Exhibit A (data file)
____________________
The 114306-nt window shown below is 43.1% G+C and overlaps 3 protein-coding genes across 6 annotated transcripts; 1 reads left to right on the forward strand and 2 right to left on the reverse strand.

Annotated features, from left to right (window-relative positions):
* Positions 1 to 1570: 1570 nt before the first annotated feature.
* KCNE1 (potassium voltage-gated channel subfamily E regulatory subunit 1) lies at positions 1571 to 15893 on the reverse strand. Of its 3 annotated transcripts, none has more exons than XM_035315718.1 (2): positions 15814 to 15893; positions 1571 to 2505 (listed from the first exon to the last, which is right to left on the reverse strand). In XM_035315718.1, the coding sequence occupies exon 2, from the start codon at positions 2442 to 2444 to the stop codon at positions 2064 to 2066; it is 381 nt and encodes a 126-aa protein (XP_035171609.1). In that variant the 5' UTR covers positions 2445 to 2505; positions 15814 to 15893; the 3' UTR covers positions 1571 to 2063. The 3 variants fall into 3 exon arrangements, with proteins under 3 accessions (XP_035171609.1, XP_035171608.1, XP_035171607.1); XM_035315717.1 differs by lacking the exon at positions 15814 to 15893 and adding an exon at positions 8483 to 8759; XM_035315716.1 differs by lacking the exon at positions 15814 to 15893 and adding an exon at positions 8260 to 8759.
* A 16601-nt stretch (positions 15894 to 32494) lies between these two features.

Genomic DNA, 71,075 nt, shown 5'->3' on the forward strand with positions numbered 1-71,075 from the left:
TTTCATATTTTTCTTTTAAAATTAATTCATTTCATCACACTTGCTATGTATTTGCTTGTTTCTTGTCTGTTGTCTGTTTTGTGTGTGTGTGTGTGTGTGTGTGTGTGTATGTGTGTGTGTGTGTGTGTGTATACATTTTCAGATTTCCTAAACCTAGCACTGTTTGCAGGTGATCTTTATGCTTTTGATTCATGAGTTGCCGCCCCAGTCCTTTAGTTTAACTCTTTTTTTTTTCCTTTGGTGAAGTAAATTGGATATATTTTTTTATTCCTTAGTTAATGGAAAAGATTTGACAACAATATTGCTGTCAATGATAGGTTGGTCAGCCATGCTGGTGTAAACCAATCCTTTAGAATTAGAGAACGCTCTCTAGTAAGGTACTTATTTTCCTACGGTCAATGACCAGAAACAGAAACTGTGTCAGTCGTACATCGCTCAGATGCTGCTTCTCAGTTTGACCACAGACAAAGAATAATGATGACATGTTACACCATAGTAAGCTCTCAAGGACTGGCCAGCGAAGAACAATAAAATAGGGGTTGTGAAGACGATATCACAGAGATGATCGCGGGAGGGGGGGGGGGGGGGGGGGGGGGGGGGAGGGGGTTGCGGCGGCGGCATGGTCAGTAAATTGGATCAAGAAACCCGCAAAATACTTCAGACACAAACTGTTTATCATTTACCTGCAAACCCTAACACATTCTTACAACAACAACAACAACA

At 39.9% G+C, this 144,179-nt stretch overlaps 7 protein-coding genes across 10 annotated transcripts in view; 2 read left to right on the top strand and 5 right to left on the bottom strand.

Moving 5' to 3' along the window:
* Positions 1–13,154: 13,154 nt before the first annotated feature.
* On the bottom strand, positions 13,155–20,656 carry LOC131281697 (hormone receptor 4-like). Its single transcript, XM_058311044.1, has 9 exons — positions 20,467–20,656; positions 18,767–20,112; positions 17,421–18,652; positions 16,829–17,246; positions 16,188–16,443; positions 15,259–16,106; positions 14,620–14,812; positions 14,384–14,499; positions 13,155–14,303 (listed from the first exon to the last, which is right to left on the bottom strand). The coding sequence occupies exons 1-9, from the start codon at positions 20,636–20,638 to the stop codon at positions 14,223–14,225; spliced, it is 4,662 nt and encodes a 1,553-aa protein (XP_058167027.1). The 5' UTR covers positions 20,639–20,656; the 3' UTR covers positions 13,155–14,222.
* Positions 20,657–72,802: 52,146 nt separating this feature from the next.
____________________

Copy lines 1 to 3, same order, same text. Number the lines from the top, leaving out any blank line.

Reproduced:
The 114306-nt window shown below is 43.1% G+C and overlaps 3 protein-coding genes across 6 annotated transcripts; 1 reads left to right on the forward strand and 2 right to left on the reverse strand.

Annotated features, from left to right (window-relative positions):
* Positions 1 to 1570: 1570 nt before the first annotated feature.